We selected 10 new books to be featured in the Top Rated section the Read and Review page. The insightful feedback you give to your peers help make Book Country such a supportive community for writers. We are excited to share with you the books that garnered so much positive feedback! Continue reading
Your book title is your first marketing decision
Choosing a title for your book is certainly a creative decision, but it is also your first marketing decision because your book title can greatly help or hinder the sale of your book. While most authors usually have a title in mind when they first start writing their manuscript, it is worth considering the following tips before you select a final title for your book.
Short can be sweet…and memorable
Think about the book titles you remember. I suspect many if not have short titles. So try to come up with a title for your book that has no more than four or five words at most. For whatever reason, it seems like a lot of titles have three words in them. The Hunger Games and The Tipping Point are examples. Keep that in mind as you craft your title.
Avoid words that are obscure, hard to pronounce or spell
Sometimes in an attempt to be provocative authors will choose words that are unusual in an attempt to standout. Don’t be tempted. Obscure words are great for scoring points in Scrabble, but for book titles. Continue reading
There are so many ways to market your book these days! Book Country member Arnold Baruch shares his experience producing audio and visual content for his book EXODUS, STAGE LEFT, Top Rated on Book Country. Connect with Arnold.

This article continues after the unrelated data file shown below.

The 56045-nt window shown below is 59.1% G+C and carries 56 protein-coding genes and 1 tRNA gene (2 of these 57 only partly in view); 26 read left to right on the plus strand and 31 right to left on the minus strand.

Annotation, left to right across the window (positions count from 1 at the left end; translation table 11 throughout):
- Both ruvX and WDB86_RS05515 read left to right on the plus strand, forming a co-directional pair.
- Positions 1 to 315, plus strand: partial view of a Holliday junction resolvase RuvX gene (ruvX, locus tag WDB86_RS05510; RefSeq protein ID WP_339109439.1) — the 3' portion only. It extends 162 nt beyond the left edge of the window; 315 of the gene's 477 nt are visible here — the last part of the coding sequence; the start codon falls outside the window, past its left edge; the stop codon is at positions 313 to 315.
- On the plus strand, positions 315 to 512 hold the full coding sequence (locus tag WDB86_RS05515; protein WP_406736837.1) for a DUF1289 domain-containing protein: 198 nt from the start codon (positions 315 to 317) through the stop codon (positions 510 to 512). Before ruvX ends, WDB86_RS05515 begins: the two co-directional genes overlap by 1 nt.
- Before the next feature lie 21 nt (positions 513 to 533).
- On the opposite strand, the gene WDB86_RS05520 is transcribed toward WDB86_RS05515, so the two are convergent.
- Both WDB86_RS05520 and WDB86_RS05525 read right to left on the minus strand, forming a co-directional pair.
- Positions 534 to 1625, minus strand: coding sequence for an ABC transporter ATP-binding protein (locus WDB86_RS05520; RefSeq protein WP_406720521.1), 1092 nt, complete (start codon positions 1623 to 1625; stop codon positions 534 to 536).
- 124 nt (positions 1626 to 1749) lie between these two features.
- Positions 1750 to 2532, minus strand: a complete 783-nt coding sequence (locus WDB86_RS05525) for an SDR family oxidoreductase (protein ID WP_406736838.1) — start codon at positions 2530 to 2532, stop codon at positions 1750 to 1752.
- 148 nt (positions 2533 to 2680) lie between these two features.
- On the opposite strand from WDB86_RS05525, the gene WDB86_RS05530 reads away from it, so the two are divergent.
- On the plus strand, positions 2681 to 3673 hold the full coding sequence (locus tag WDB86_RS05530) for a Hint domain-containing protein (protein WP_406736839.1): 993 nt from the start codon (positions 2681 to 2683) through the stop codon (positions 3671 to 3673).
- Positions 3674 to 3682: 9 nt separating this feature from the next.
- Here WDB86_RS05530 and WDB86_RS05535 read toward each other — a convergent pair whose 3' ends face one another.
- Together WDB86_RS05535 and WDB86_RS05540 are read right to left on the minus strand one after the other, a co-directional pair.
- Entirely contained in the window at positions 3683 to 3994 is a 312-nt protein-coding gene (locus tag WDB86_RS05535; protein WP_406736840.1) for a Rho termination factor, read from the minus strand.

People all around the world listen to books these days, not just read them. In fact, the number of audio books released each year is now approaching 10,000, having grown at a 12.7% clip from 2009 to 2013. It’s now a $2 billion industry! But here we are at Book Country, most of us (like me!) struggling to perfect our work and get noticed in a tough industry: print and/or e-books. Continue reading
Welcome Urban Fantasy author Hillary Jacques! Hillary has been a Book Country member since 2011, workshopping THIS IS DALTON and BROKEN IN. Her new book, CARNIEPUNK: RECESSION OF THE DIVINE, will be out in December and is published by Simon and Schuster. Hillary shares advice on sequel writing.
Writing a first novel is like going on a carnival ride in a foreign language. Even when you think you know what’s happening, there are these moments of pure discovery where you round a corner and find a ghost town or a nemesis long thought dead. It’s almost magical. And then comes the sequel.
Writing a sequel isn’t as simple as getting in line for the ride again. Nope. The author boards, ticket in hand, but instead of bumping along a familiar set of tracks, there are all these considerations to deal with. Details, development, and continuity. Half of them have been explained before, and the other half have changed. So what do you do? Continue reading
In 2005, I wrote a weird book. A really weird book that no one knew what to do with, including me.
My pigeonhole at the time was Historical Romance. I’d gotten a good agent, and she was shopping my novel. I was working on a follow up, but I didn’t want to write a story about dukes or balls. I wanted to write a novel about war and magic. So that’s what I did.